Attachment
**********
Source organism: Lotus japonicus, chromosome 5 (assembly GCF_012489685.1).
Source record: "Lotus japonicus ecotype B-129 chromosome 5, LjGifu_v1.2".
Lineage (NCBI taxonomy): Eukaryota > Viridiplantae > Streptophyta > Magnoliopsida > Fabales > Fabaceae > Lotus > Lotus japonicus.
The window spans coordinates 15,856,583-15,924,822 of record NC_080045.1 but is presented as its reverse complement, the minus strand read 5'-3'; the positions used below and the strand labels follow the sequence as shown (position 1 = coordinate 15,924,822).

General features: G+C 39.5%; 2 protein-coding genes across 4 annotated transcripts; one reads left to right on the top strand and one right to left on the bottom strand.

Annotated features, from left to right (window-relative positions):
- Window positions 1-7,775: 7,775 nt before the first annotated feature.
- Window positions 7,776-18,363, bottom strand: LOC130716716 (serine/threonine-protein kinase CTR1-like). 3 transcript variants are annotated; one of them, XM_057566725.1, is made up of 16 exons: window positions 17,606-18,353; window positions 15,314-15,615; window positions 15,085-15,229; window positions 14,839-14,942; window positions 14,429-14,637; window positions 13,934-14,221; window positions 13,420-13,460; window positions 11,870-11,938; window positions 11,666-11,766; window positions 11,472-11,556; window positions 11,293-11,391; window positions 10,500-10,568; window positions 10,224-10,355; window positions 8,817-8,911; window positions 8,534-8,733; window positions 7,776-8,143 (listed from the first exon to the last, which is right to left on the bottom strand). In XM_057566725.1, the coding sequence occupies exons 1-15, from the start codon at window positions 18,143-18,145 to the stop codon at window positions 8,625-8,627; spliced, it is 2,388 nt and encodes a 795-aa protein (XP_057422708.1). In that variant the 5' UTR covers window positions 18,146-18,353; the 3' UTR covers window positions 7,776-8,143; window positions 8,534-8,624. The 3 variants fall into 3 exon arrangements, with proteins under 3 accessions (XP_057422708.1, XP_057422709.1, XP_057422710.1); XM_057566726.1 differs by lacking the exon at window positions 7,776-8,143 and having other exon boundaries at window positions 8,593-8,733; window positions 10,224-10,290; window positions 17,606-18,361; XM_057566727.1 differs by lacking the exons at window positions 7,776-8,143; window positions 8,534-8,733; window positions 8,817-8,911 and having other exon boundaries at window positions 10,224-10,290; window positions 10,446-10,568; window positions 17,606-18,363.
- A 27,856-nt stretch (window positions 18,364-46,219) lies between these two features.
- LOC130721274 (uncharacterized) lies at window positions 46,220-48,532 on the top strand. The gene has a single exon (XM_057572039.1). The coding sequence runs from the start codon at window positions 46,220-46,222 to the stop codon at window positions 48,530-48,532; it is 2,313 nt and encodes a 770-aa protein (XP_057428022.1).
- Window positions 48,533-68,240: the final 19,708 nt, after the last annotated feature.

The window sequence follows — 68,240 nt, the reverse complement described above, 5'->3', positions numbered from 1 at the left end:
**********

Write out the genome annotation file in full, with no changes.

Source organism: Lotus japonicus, chromosome 5 (assembly GCF_012489685.1).
Source record: "Lotus japonicus ecotype B-129 chromosome 5, LjGifu_v1.2".
Lineage (NCBI taxonomy): Eukaryota > Viridiplantae > Streptophyta > Magnoliopsida > Fabales > Fabaceae > Lotus > Lotus japonicus.
The window spans coordinates 15,856,583-15,924,822 of record NC_080045.1 but is presented as its reverse complement, the minus strand read 5'-3'; the positions used below and the strand labels follow the sequence as shown (position 1 = coordinate 15,924,822).

General features: G+C 39.5%; 2 protein-coding genes across 4 annotated transcripts; one reads left to right on the top strand and one right to left on the bottom strand.

Annotated features, from left to right (window-relative positions):
- Window positions 1-7,775: 7,775 nt before the first annotated feature.
- Window positions 7,776-18,363, bottom strand: LOC130716716 (serine/threonine-protein kinase CTR1-like). 3 transcript variants are annotated; one of them, XM_057566725.1, is made up of 16 exons: window positions 17,606-18,353; window positions 15,314-15,615; window positions 15,085-15,229; window positions 14,839-14,942; window positions 14,429-14,637; window positions 13,934-14,221; window positions 13,420-13,460; window positions 11,870-11,938; window positions 11,666-11,766; window positions 11,472-11,556; window positions 11,293-11,391; window positions 10,500-10,568; window positions 10,224-10,355; window positions 8,817-8,911; window positions 8,534-8,733; window positions 7,776-8,143 (listed from the first exon to the last, which is right to left on the bottom strand). In XM_057566725.1, the coding sequence occupies exons 1-15, from the start codon at window positions 18,143-18,145 to the stop codon at window positions 8,625-8,627; spliced, it is 2,388 nt and encodes a 795-aa protein (XP_057422708.1). In that variant the 5' UTR covers window positions 18,146-18,353; the 3' UTR covers window positions 7,776-8,143; window positions 8,534-8,624. The 3 variants fall into 3 exon arrangements, with proteins under 3 accessions (XP_057422708.1, XP_057422709.1, XP_057422710.1); XM_057566726.1 differs by lacking the exon at window positions 7,776-8,143 and having other exon boundaries at window positions 8,593-8,733; window positions 10,224-10,290; window positions 17,606-18,361; XM_057566727.1 differs by lacking the exons at window positions 7,776-8,143; window positions 8,534-8,733; window positions 8,817-8,911 and having other exon boundaries at window positions 10,224-10,290; window positions 10,446-10,568; window positions 17,606-18,363.
- A 27,856-nt stretch (window positions 18,364-46,219) lies between these two features.
- LOC130721274 (uncharacterized) lies at window positions 46,220-48,532 on the top strand. The gene has a single exon (XM_057572039.1). The coding sequence runs from the start codon at window positions 46,220-46,222 to the stop codon at window positions 48,530-48,532; it is 2,313 nt and encodes a 770-aa protein (XP_057428022.1).
- Window positions 48,533-68,240: the final 19,708 nt, after the last annotated feature.

The window sequence follows — 68,240 nt, the reverse complement described above, 5'->3', positions numbered from 1 at the left end: